Freelancing and insurance

pavelump

Well-Known Member
I'm pretty sure there are some freelancers out there.

I have a friend who owns an aiplane (C-152) that he has offered to rent to me for freelance instruction. Well, actually he would rent the plane to the student, and I would charge the student for my instruction, keeping 100% of that.

What do I need to do as far as insurance is concerned? Does the owner's insurance cover the operation? Do I as the instructor need to get special insurance? Does the student need insurance? I'm guessing the answers are No, Yes, and Yes.

When I did my private in the same airplane, I never bought insurance (I wasn't renting it though). Ignorance unfortunately is no excuse, so I got lucky.

For that matter, what sort of insurance does/should and instructor carry if he/she is working at an FBO?

I have a feeling that when I bring up the fact that he would have to do 100 hr. inspections, he might not be so hip to the idea.

Dave
 

EatSleepFly

Well-Known Member
[ QUOTE ]
What do I need to do as far as insurance is concerned? Does the owner's insurance cover the operation? Do I as the instructor need to get special insurance? Does the student need insurance? I'm guessing the answers are No, Yes, and Yes.


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Correct- No, Yes, Yes.

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For that matter, what sort of insurance does/should and instructor carry if he/she is working at an FBO?


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Depends- I am 100% covered at the FBO I work at when giving instruction. On the few occasions that I rent one of the airplanes, however, I am financially responsible for loss of use and/or deductible not to exceed $5000. Figure that one out...
 

DE727UPS

Well-Known Member
I'm doing a similar thing with my 152. I have commercial/rental insurance, liability only. I haven't seen the policy yet, but assume that only me, the hanger owner, and the airport are named insured on the policy. I'll know exactly when I get a chance to read the policy.

I'm requiring the student to have 10K's worth of renter's insurance to partially cover the hull...I'll self insure the rest. There is CFI insurance that you could get if you are worried about liability but if you're a typical poor, low time, CFI,...well, there isn't much to come after if you know what I mean.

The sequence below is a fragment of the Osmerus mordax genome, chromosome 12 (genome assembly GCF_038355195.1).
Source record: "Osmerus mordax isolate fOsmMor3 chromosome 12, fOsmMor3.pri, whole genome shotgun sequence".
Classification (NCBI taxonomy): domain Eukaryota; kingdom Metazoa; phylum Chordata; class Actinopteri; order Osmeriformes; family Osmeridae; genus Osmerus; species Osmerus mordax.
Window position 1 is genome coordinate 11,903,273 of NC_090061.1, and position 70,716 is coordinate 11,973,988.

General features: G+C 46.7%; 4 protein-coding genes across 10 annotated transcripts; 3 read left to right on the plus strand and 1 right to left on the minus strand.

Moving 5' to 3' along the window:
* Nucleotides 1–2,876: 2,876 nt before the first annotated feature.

"Does the owner's insurance cover the operation?"

I assume the owner knows he'll need to get commercial/rental coverage, which will run about 2K for liability only and 5K for full coverage on a 23K airplane.

"I have a feeling that when I bring up the fact that he would have to do 100 hr. inspections, he might not be so hip to the idea."

Actually, if the owner rents the plane to the student and you sub-contract yourself to the student without a relationship to the owner, you might not have to do 100 hour inspections. Don't ask me to prove it, as it's in the interpretation of the reg. I'll see if I can reference it at the part 61 FAQ's site.
 

aviator

New Member
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Actually, if the owner rents the plane to the student and you sub-contract yourself to the student without a relationship to the owner, you might not have to do 100 hour inspections.

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At first I thought "No way" but I looked it up in Jepp's FAR's Explained and what do you know...

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If a person provides his/her own aircraft when receiving flight instruction that is being given for hire, the aircraft is not required to have a 100 hour inspection.

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DE727UPS

Well-Known Member
I looked up part 91.409 and it clearly say's you only have to do 100 hours if you "provide the airplane". So, you have relief from 100 hours if the student provides the airplane.

I think 100 hours are a great way to catch problems early and address them before they get to be too expensive, but, under the right circumstances, it's nice to know you don't have to be bound by the reg.
 

EatSleepFly

Well-Known Member
Depending on how much the airplane flies, 50-hr inspections aren't a bad idea either. We do them at the FBO where I work, and I recently found out why...

If we hadn't, we would have had a catastrophic engine failure in our 182RG before the next 100-hr came around. On the 50-hr. inspection, they found some metal flakes in the oil filter. Further investigation revealed CHUNKS of metal in the oil suction screen. They started pulling cylinders, and found a 2 inch long by 3/4 inch wide chunk out of the #4 piston. Undoubtedly it would have spread to the wristpin area soon, and that would have been bad news. Scary stuff, thanks to the boss for requiring 50-hr inspections- it may have saved my life and/or others'.
 
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